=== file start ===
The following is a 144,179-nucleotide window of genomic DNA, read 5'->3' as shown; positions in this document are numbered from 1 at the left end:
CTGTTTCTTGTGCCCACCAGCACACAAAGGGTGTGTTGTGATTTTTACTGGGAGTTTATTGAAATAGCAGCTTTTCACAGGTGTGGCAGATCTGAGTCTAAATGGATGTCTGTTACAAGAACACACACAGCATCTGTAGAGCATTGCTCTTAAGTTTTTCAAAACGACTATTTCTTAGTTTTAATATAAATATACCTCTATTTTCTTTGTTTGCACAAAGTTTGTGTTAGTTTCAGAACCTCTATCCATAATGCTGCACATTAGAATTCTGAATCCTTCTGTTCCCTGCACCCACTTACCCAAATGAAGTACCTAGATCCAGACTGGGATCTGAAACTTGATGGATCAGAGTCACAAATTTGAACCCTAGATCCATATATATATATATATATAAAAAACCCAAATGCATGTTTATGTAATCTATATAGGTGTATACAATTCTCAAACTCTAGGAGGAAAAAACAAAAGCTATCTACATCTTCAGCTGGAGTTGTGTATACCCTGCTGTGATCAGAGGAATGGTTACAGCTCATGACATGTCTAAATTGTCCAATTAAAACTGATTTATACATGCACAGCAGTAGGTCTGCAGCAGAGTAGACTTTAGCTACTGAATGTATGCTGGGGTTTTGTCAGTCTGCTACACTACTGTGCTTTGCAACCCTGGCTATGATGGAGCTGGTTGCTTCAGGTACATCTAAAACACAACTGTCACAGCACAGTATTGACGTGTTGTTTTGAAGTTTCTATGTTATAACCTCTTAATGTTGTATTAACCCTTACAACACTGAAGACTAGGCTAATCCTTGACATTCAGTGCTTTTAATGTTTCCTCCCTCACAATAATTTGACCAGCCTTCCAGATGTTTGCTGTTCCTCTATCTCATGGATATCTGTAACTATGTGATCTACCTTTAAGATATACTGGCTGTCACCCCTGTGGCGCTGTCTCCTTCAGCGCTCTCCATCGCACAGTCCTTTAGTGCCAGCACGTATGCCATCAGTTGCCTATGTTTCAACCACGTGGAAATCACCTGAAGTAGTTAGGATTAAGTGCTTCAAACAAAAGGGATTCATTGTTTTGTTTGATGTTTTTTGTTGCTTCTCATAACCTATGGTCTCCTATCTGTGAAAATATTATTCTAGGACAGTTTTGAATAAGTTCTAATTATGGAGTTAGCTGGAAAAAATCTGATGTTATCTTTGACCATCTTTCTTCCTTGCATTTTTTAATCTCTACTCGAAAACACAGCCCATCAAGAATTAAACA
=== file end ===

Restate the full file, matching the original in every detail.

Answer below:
The following is a 144,179-nucleotide window of genomic DNA, read 5'->3' as shown; positions in this document are numbered from 1 at the left end:
CTGTTTCTTGTGCCCACCAGCACACAAAGGGTGTGTTGTGATTTTTACTGGGAGTTTATTGAAATAGCAGCTTTTCACAGGTGTGGCAGATCTGAGTCTAAATGGATGTCTGTTACAAGAACACACACAGCATCTGTAGAGCATTGCTCTTAAGTTTTTCAAAACGACTATTTCTTAGTTTTAATATAAATATACCTCTATTTTCTTTGTTTGCACAAAGTTTGTGTTAGTTTCAGAACCTCTATCCATAATGCTGCACATTAGAATTCTGAATCCTTCTGTTCCCTGCACCCACTTACCCAAATGAAGTACCTAGATCCAGACTGGGATCTGAAACTTGATGGATCAGAGTCACAAATTTGAACCCTAGATCCATATATATATATATATATAAAAAACCCAAATGCATGTTTATGTAATCTATATAGGTGTATACAATTCTCAAACTCTAGGAGGAAAAAACAAAAGCTATCTACATCTTCAGCTGGAGTTGTGTATACCCTGCTGTGATCAGAGGAATGGTTACAGCTCATGACATGTCTAAATTGTCCAATTAAAACTGATTTATACATGCACAGCAGTAGGTCTGCAGCAGAGTAGACTTTAGCTACTGAATGTATGCTGGGGTTTTGTCAGTCTGCTACACTACTGTGCTTTGCAACCCTGGCTATGATGGAGCTGGTTGCTTCAGGTACATCTAAAACACAACTGTCACAGCACAGTATTGACGTGTTGTTTTGAAGTTTCTATGTTATAACCTCTTAATGTTGTATTAACCCTTACAACACTGAAGACTAGGCTAATCCTTGACATTCAGTGCTTTTAATGTTTCCTCCCTCACAATAATTTGACCAGCCTTCCAGATGTTTGCTGTTCCTCTATCTCATGGATATCTGTAACTATGTGATCTACCTTTAAGATATACTGGCTGTCACCCCTGTGGCGCTGTCTCCTTCAGCGCTCTCCATCGCACAGTCCTTTAGTGCCAGCACGTATGCCATCAGTTGCCTATGTTTCAACCACGTGGAAATCACCTGAAGTAGTTAGGATTAAGTGCTTCAAACAAAAGGGATTCATTGTTTTGTTTGATGTTTTTTGTTGCTTCTCATAACCTATGGTCTCCTATCTGTGAAAATATTATTCTAGGACAGTTTTGAATAAGTTCTAATTATGGAGTTAGCTGGAAAAAATCTGATGTTATCTTTGACCATCTTTCTTCCTTGCATTTTTTAATCTCTACTCGAAAACACAGCCCATCAAGAATTAAACA